Heart attacks are a serious medical emergency whereby the supply of blood to the heart is suddenly blocked, usually by a blood clot. When this happens, you have a timely window to respond to reduce the risk of permanent damage being inflicted on the heart muscle. Staying alert to the warning signs is therefore a matter of life or death.
This is easier said than done, however.
Heart attack episodes are commonly depicted as taking the form of extreme chest pain that causes a person to clutch their chest.
However, it is possible to have a “silent” heart attack.
“They are described as ‘silent’ because when they occur, their symptoms lack the intensity of a classic heart attack, such as extreme chest pain and pressure; stabbing pain in the arm, neck, or jaw; sudden shortness of bre
According to Dr. Jorge Plutzky, director of the vascular disease prevention program at Harvard-affiliated Brigham and Women’s Hospital, silent heart attack symptoms can feel so mild, and be so brief, they often get confused for regular discomfort or another less serious problem, and thus people often ignore them.
What should you look out for?
As Harvard health explains, mild pain in the throat or chest is often attributed to gastric reflux, indigestion, and heartburn, but it can also signal a silent heart attack.
A person may also feel fatigue or physical discomfort, the health site notes.
How to reduce your risk
The risk factors are the same as those associated with regular heart attacks.
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According to Mayo Clinic, risk factors include:
- Excess weight
- Family history of heart disease
- High blood pressure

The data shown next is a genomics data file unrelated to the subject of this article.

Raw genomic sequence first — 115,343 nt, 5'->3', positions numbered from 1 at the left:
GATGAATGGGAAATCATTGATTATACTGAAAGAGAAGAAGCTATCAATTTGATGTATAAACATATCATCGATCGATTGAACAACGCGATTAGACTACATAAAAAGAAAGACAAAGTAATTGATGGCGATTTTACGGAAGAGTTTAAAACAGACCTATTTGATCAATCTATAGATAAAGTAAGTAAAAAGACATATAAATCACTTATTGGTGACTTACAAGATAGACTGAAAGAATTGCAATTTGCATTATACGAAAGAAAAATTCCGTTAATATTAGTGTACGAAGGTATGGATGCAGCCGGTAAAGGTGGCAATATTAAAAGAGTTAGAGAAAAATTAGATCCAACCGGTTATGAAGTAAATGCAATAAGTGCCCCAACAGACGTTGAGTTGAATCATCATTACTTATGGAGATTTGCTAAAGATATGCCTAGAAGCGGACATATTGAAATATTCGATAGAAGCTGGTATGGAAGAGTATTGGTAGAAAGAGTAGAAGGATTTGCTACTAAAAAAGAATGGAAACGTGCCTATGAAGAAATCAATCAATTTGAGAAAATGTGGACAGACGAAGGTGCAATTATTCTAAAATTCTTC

- High cholesterol
- Lack of exercise
- Prior heart attack
- Tobacco use
“Having a silent heart attack puts you at a greater risk of having another heart attack, which could be deadly,” warns the health body.
As the health site points out, having another heart attack also increases your risk of complications, such as heart failure, so it is vital to ward off the threat.
One of the gravest risk factors mentioned above is high cholesterol, a fatty substance you get from eating certain foods.
It is important to note that not all cholesterol is bad, high-density lipoprotein, also known as “HDL” cholesterol, reduces your risk of heart disease, the leading cause of heart attacks.
Low-density lipoprotein aka “LDL” cholesterol, on the other hand, block your arteries, so it is important to shun foods that contain this fatty substance.
As the NHS explains, avoid foods containing high levels of saturated fat, as they increase levels of LDL cholesterol in your blood.
Foods high in saturated fat include:
- Fried foods
- Sausages and fatty cuts of meat
- Hard cheese
- Cakes and biscuits
- Foods that contain coconut or palm oil
You should aim to follow a Mediterranean-style diet – this means eating more bread, fruit, vegetables and fish, and less meat.
Numerous studies show that a Mediterranean-style diet reduces your risk of heart cardiovascular complications.
According to the NHS, oily fish, such as herring, sardines and salmon, can form part of a Mediterranean-style diet, but there’s no need to eat this type of fish specifically to try to prevent another heart attack.
“Also, taking omega-3 fatty acid supplements, or eating foods fortified with omega-3 fatty acids, has not been found to help prevent another heart attack,” it adds.
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